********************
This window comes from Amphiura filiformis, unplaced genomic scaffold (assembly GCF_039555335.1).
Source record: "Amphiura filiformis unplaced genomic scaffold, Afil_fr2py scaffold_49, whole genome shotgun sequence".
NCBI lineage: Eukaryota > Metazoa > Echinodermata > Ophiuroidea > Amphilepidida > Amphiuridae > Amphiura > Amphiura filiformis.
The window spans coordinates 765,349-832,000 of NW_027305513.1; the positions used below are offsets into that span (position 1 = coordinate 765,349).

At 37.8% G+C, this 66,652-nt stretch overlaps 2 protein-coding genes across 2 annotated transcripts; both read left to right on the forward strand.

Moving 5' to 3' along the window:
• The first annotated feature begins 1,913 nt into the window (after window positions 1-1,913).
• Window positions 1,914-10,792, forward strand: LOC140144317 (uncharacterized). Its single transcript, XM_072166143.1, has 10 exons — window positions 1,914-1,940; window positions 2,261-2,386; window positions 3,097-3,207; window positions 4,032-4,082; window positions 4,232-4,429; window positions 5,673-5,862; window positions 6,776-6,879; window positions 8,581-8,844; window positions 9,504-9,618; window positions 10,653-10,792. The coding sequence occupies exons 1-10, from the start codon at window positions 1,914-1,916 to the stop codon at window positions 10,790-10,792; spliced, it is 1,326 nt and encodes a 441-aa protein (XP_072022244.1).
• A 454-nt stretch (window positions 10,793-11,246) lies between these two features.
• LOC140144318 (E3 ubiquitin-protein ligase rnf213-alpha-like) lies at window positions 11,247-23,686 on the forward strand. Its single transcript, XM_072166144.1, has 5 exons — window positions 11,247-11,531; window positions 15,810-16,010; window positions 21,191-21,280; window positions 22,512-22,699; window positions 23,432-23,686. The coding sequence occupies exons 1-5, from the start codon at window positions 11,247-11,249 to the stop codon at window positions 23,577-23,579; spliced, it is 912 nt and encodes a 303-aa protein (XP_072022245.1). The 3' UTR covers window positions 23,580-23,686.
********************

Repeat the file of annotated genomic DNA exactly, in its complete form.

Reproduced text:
This window comes from Amphiura filiformis, unplaced genomic scaffold (assembly GCF_039555335.1).
Source record: "Amphiura filiformis unplaced genomic scaffold, Afil_fr2py scaffold_49, whole genome shotgun sequence".
NCBI lineage: Eukaryota > Metazoa > Echinodermata > Ophiuroidea > Amphilepidida > Amphiuridae > Amphiura > Amphiura filiformis.
The window spans coordinates 765,349-832,000 of NW_027305513.1; the positions used below are offsets into that span (position 1 = coordinate 765,349).

At 37.8% G+C, this 66,652-nt stretch overlaps 2 protein-coding genes across 2 annotated transcripts; both read left to right on the forward strand.

Moving 5' to 3' along the window:
• The first annotated feature begins 1,913 nt into the window (after window positions 1-1,913).
• Window positions 1,914-10,792, forward strand: LOC140144317 (uncharacterized). Its single transcript, XM_072166143.1, has 10 exons — window positions 1,914-1,940; window positions 2,261-2,386; window positions 3,097-3,207; window positions 4,032-4,082; window positions 4,232-4,429; window positions 5,673-5,862; window positions 6,776-6,879; window positions 8,581-8,844; window positions 9,504-9,618; window positions 10,653-10,792. The coding sequence occupies exons 1-10, from the start codon at window positions 1,914-1,916 to the stop codon at window positions 10,790-10,792; spliced, it is 1,326 nt and encodes a 441-aa protein (XP_072022244.1).
• A 454-nt stretch (window positions 10,793-11,246) lies between these two features.
• LOC140144318 (E3 ubiquitin-protein ligase rnf213-alpha-like) lies at window positions 11,247-23,686 on the forward strand. Its single transcript, XM_072166144.1, has 5 exons — window positions 11,247-11,531; window positions 15,810-16,010; window positions 21,191-21,280; window positions 22,512-22,699; window positions 23,432-23,686. The coding sequence occupies exons 1-5, from the start codon at window positions 11,247-11,249 to the stop codon at window positions 23,577-23,579; spliced, it is 912 nt and encodes a 303-aa protein (XP_072022245.1). The 3' UTR covers window positions 23,580-23,686.